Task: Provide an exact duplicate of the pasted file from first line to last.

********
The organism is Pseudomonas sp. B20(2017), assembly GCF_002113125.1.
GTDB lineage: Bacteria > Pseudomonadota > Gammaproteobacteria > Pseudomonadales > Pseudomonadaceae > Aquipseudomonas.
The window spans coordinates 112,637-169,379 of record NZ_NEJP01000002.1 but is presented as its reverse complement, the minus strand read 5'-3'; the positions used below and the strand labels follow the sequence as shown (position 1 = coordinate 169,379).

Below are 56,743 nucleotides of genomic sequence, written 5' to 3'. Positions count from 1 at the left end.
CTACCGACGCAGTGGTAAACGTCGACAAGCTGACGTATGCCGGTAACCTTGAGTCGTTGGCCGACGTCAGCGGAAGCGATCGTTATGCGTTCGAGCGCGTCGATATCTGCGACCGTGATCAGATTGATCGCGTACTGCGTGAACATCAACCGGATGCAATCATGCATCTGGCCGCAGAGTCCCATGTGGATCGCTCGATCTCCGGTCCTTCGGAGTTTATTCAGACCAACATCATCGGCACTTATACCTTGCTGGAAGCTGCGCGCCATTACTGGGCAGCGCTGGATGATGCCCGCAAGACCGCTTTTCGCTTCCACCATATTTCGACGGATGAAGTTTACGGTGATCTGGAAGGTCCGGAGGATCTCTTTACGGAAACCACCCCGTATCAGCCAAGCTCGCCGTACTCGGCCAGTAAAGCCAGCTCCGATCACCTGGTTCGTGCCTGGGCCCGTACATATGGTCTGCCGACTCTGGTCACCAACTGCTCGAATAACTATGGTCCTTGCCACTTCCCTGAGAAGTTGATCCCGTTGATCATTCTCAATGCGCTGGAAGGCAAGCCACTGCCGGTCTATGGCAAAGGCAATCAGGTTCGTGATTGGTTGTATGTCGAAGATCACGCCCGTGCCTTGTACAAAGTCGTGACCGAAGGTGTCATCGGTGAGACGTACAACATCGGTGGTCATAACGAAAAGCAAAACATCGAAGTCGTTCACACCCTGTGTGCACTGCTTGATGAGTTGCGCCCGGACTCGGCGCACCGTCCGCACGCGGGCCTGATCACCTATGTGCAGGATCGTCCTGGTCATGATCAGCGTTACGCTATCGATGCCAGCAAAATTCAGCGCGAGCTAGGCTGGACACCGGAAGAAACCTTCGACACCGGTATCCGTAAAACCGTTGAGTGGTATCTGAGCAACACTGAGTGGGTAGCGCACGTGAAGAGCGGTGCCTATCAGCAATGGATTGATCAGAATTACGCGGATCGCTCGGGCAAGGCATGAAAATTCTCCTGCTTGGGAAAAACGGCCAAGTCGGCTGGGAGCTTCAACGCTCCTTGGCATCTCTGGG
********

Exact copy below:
The organism is Pseudomonas sp. B20(2017), assembly GCF_002113125.1.
GTDB lineage: Bacteria > Pseudomonadota > Gammaproteobacteria > Pseudomonadales > Pseudomonadaceae > Aquipseudomonas.
The window spans coordinates 112,637-169,379 of record NZ_NEJP01000002.1 but is presented as its reverse complement, the minus strand read 5'-3'; the positions used below and the strand labels follow the sequence as shown (position 1 = coordinate 169,379).

Below are 56,743 nucleotides of genomic sequence, written 5' to 3'. Positions count from 1 at the left end.
CTACCGACGCAGTGGTAAACGTCGACAAGCTGACGTATGCCGGTAACCTTGAGTCGTTGGCCGACGTCAGCGGAAGCGATCGTTATGCGTTCGAGCGCGTCGATATCTGCGACCGTGATCAGATTGATCGCGTACTGCGTGAACATCAACCGGATGCAATCATGCATCTGGCCGCAGAGTCCCATGTGGATCGCTCGATCTCCGGTCCTTCGGAGTTTATTCAGACCAACATCATCGGCACTTATACCTTGCTGGAAGCTGCGCGCCATTACTGGGCAGCGCTGGATGATGCCCGCAAGACCGCTTTTCGCTTCCACCATATTTCGACGGATGAAGTTTACGGTGATCTGGAAGGTCCGGAGGATCTCTTTACGGAAACCACCCCGTATCAGCCAAGCTCGCCGTACTCGGCCAGTAAAGCCAGCTCCGATCACCTGGTTCGTGCCTGGGCCCGTACATATGGTCTGCCGACTCTGGTCACCAACTGCTCGAATAACTATGGTCCTTGCCACTTCCCTGAGAAGTTGATCCCGTTGATCATTCTCAATGCGCTGGAAGGCAAGCCACTGCCGGTCTATGGCAAAGGCAATCAGGTTCGTGATTGGTTGTATGTCGAAGATCACGCCCGTGCCTTGTACAAAGTCGTGACCGAAGGTGTCATCGGTGAGACGTACAACATCGGTGGTCATAACGAAAAGCAAAACATCGAAGTCGTTCACACCCTGTGTGCACTGCTTGATGAGTTGCGCCCGGACTCGGCGCACCGTCCGCACGCGGGCCTGATCACCTATGTGCAGGATCGTCCTGGTCATGATCAGCGTTACGCTATCGATGCCAGCAAAATTCAGCGCGAGCTAGGCTGGACACCGGAAGAAACCTTCGACACCGGTATCCGTAAAACCGTTGAGTGGTATCTGAGCAACACTGAGTGGGTAGCGCACGTGAAGAGCGGTGCCTATCAGCAATGGATTGATCAGAATTACGCGGATCGCTCGGGCAAGGCATGAAAATTCTCCTGCTTGGGAAAAACGGCCAAGTCGGCTGGGAGCTTCAACGCTCCTTGGCATCTCTGGG